Church on Sunday can feel worlds away from our day-to-day lives. We asked Christians to tell us how their lives connect with their faith for our new Whatever You Do prayer calendar. Here Nick Hards talks about his role as a Labour councillor.
I’ve been a member of Oxfordshire County Council for four years. I first became a councillor in 1995. I do it because serving the community in which I live has always been fundamental to my life. Every day I check my emails to see if anything new has cropped up. I follow up any phone calls and go and see anyone who has asked for my help. It’s important that I am generally available. I also read everything relevant to meetings which I will be attending (sometimes several hundred pages for one item of business). I make notes and prepare to speak when I need to. I prepare alternative ideas when the ruling group of councillors has in my view made a mistake.
Some of the best bits of being a councillor are the most challenging, like finding out that a new housing development has compromised the foul sewers and caused serious incidents. The new sewer has just been completed but the builders decided not to speak to me in the future.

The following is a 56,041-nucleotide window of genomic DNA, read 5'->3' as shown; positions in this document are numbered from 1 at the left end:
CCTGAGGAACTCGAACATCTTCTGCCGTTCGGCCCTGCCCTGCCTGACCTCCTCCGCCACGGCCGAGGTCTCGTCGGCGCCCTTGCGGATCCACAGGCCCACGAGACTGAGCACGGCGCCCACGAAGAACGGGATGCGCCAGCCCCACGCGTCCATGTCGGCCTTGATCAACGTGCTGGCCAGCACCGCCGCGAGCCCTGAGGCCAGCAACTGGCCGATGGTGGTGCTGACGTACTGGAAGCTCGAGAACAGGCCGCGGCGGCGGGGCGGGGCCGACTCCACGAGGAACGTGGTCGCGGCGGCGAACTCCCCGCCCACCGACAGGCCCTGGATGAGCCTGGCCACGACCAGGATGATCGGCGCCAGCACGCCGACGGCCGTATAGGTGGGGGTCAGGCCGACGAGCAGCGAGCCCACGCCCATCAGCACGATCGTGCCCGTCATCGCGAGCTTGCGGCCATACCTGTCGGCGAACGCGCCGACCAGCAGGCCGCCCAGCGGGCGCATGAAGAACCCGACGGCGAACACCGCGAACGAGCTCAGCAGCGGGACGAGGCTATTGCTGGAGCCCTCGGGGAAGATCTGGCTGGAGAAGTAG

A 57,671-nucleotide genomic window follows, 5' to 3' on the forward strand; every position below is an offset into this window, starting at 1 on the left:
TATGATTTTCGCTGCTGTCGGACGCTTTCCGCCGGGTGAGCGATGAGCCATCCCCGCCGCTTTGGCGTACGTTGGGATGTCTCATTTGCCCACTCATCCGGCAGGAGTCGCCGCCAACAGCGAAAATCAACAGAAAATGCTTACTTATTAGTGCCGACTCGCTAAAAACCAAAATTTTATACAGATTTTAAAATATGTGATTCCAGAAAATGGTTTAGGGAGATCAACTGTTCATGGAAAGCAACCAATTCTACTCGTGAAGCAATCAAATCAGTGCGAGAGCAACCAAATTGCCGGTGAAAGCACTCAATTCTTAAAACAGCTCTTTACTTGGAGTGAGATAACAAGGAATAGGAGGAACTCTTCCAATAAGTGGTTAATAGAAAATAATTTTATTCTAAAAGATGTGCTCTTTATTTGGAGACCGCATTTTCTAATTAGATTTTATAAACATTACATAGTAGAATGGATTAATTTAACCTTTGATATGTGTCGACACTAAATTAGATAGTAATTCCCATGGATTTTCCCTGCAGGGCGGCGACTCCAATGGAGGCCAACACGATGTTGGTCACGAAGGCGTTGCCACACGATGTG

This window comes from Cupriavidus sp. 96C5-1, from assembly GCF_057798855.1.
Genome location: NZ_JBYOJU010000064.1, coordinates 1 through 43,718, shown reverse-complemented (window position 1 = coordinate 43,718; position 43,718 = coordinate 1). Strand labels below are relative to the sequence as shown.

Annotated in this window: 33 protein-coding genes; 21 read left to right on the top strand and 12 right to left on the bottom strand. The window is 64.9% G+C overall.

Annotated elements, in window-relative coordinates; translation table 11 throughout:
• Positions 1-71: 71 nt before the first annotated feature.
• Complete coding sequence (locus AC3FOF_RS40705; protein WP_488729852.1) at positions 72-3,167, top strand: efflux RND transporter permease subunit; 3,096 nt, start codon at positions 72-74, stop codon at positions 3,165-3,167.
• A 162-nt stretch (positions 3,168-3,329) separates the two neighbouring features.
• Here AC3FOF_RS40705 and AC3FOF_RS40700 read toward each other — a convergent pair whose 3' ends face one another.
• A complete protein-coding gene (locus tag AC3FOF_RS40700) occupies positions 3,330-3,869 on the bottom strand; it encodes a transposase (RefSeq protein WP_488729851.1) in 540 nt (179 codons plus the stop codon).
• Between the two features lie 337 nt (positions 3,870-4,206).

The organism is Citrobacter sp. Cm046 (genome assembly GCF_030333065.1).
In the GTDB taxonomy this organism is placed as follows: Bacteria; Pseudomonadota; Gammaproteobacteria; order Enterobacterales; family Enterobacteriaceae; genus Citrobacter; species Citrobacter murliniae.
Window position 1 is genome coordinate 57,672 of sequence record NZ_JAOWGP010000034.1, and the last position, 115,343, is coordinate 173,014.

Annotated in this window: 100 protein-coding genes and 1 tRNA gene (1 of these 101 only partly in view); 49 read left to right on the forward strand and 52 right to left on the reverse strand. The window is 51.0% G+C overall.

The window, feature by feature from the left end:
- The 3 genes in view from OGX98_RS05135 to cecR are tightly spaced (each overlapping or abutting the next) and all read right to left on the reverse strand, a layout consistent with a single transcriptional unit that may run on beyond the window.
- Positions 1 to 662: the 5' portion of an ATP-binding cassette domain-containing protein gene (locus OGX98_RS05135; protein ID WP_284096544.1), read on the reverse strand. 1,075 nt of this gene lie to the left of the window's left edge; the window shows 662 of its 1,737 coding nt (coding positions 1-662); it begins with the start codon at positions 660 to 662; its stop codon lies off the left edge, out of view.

Some years ago I managed to get a family with three children under five rehomed. They had been living in a nearly derelict caravan. It’s always about trying to solve people’s problems.
There are elections on May 4th and the electorate might decide not to re-elect me.
When I’m angry and frustrated I think of Jesus turning the money-changers and merchants out of the temple. A quick prayer and I calm down and work out (I hope) an answer to the problem. Also my Group Leader is a Christian and she often confides in me and seeks my advice. This definitely turns into a three-way conversation with God at the centre.
Prayer points:

  • For wisdom when the problem looks tough
  • For the power of concentration when I’m studying complicated paperwork
  • For patience when someone who I represent brings me a problem which they seem to have caused themselves.
  • For the ability to seem cheerful when things are falling apart.